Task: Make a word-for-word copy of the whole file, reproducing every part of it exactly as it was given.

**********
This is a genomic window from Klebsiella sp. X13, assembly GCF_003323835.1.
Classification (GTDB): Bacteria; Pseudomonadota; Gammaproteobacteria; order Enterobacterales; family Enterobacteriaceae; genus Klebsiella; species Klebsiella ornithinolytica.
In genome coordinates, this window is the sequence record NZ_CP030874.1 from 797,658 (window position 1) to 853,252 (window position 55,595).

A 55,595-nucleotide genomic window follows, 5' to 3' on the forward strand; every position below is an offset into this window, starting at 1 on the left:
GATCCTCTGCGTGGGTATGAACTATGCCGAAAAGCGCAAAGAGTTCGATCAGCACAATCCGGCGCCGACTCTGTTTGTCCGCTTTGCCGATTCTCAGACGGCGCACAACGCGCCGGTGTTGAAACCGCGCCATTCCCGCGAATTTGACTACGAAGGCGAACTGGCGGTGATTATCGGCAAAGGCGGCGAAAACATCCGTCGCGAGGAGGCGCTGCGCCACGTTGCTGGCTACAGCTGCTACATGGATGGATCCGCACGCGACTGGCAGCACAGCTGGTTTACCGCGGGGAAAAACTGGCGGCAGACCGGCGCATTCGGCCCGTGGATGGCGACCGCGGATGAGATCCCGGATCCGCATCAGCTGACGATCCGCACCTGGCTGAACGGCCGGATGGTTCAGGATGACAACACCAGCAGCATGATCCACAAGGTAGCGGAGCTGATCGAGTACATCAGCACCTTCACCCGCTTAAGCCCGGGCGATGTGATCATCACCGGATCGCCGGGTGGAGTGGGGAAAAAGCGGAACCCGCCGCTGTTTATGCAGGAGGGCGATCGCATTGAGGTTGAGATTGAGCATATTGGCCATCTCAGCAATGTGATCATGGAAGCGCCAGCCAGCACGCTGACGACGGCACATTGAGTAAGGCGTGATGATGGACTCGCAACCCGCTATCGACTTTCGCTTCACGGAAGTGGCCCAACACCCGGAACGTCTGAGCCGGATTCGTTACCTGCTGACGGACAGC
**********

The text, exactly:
This is a genomic window from Klebsiella sp. X13, assembly GCF_003323835.1.
Classification (GTDB): Bacteria; Pseudomonadota; Gammaproteobacteria; order Enterobacterales; family Enterobacteriaceae; genus Klebsiella; species Klebsiella ornithinolytica.
In genome coordinates, this window is the sequence record NZ_CP030874.1 from 797,658 (window position 1) to 853,252 (window position 55,595).

A 55,595-nucleotide genomic window follows, 5' to 3' on the forward strand; every position below is an offset into this window, starting at 1 on the left:
GATCCTCTGCGTGGGTATGAACTATGCCGAAAAGCGCAAAGAGTTCGATCAGCACAATCCGGCGCCGACTCTGTTTGTCCGCTTTGCCGATTCTCAGACGGCGCACAACGCGCCGGTGTTGAAACCGCGCCATTCCCGCGAATTTGACTACGAAGGCGAACTGGCGGTGATTATCGGCAAAGGCGGCGAAAACATCCGTCGCGAGGAGGCGCTGCGCCACGTTGCTGGCTACAGCTGCTACATGGATGGATCCGCACGCGACTGGCAGCACAGCTGGTTTACCGCGGGGAAAAACTGGCGGCAGACCGGCGCATTCGGCCCGTGGATGGCGACCGCGGATGAGATCCCGGATCCGCATCAGCTGACGATCCGCACCTGGCTGAACGGCCGGATGGTTCAGGATGACAACACCAGCAGCATGATCCACAAGGTAGCGGAGCTGATCGAGTACATCAGCACCTTCACCCGCTTAAGCCCGGGCGATGTGATCATCACCGGATCGCCGGGTGGAGTGGGGAAAAAGCGGAACCCGCCGCTGTTTATGCAGGAGGGCGATCGCATTGAGGTTGAGATTGAGCATATTGGCCATCTCAGCAATGTGATCATGGAAGCGCCAGCCAGCACGCTGACGACGGCACATTGAGTAAGGCGTGATGATGGACTCGCAACCCGCTATCGACTTTCGCTTCACGGAAGTGGCCCAACACCCGGAACGTCTGAGCCGGATTCGTTACCTGCTGACGGACAGC